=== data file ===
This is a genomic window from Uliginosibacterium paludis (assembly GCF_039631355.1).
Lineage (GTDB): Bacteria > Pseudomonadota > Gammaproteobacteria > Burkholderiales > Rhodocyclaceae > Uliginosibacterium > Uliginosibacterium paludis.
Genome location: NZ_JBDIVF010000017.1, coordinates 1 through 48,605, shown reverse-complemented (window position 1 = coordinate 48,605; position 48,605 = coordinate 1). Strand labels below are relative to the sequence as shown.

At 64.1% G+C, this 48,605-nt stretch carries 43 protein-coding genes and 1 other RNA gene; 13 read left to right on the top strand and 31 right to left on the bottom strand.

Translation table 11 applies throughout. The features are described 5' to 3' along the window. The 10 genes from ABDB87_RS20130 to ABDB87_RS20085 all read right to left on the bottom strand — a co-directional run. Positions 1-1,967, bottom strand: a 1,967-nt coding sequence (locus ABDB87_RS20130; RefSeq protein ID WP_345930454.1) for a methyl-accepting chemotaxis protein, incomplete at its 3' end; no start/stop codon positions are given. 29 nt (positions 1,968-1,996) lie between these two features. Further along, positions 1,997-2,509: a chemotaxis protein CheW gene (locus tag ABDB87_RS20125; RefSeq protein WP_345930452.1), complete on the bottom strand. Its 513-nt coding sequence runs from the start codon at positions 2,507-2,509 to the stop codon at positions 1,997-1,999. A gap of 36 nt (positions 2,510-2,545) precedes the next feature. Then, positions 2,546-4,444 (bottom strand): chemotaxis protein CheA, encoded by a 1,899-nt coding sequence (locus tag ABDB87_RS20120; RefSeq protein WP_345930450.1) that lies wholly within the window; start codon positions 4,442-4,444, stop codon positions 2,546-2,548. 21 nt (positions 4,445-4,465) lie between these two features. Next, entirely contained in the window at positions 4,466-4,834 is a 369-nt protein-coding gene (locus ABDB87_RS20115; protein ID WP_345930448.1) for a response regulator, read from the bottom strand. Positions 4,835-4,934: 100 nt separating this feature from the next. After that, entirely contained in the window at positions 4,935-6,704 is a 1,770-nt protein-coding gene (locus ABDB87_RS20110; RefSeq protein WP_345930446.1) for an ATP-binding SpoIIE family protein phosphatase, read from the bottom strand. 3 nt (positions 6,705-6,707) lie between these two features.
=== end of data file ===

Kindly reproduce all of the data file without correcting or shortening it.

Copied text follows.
This is a genomic window from Uliginosibacterium paludis (assembly GCF_039631355.1).
Lineage (GTDB): Bacteria > Pseudomonadota > Gammaproteobacteria > Burkholderiales > Rhodocyclaceae > Uliginosibacterium > Uliginosibacterium paludis.
Genome location: NZ_JBDIVF010000017.1, coordinates 1 through 48,605, shown reverse-complemented (window position 1 = coordinate 48,605; position 48,605 = coordinate 1). Strand labels below are relative to the sequence as shown.

At 64.1% G+C, this 48,605-nt stretch carries 43 protein-coding genes and 1 other RNA gene; 13 read left to right on the top strand and 31 right to left on the bottom strand.

Translation table 11 applies throughout. The features are described 5' to 3' along the window. The 10 genes from ABDB87_RS20130 to ABDB87_RS20085 all read right to left on the bottom strand — a co-directional run. Positions 1-1,967, bottom strand: a 1,967-nt coding sequence (locus ABDB87_RS20130; RefSeq protein ID WP_345930454.1) for a methyl-accepting chemotaxis protein, incomplete at its 3' end; no start/stop codon positions are given. 29 nt (positions 1,968-1,996) lie between these two features. Further along, positions 1,997-2,509: a chemotaxis protein CheW gene (locus tag ABDB87_RS20125; RefSeq protein WP_345930452.1), complete on the bottom strand. Its 513-nt coding sequence runs from the start codon at positions 2,507-2,509 to the stop codon at positions 1,997-1,999. A gap of 36 nt (positions 2,510-2,545) precedes the next feature. Then, positions 2,546-4,444 (bottom strand): chemotaxis protein CheA, encoded by a 1,899-nt coding sequence (locus tag ABDB87_RS20120; RefSeq protein WP_345930450.1) that lies wholly within the window; start codon positions 4,442-4,444, stop codon positions 2,546-2,548. 21 nt (positions 4,445-4,465) lie between these two features. Next, entirely contained in the window at positions 4,466-4,834 is a 369-nt protein-coding gene (locus ABDB87_RS20115; protein ID WP_345930448.1) for a response regulator, read from the bottom strand. Positions 4,835-4,934: 100 nt separating this feature from the next. After that, entirely contained in the window at positions 4,935-6,704 is a 1,770-nt protein-coding gene (locus ABDB87_RS20110; RefSeq protein WP_345930446.1) for an ATP-binding SpoIIE family protein phosphatase, read from the bottom strand. 3 nt (positions 6,705-6,707) lie between these two features.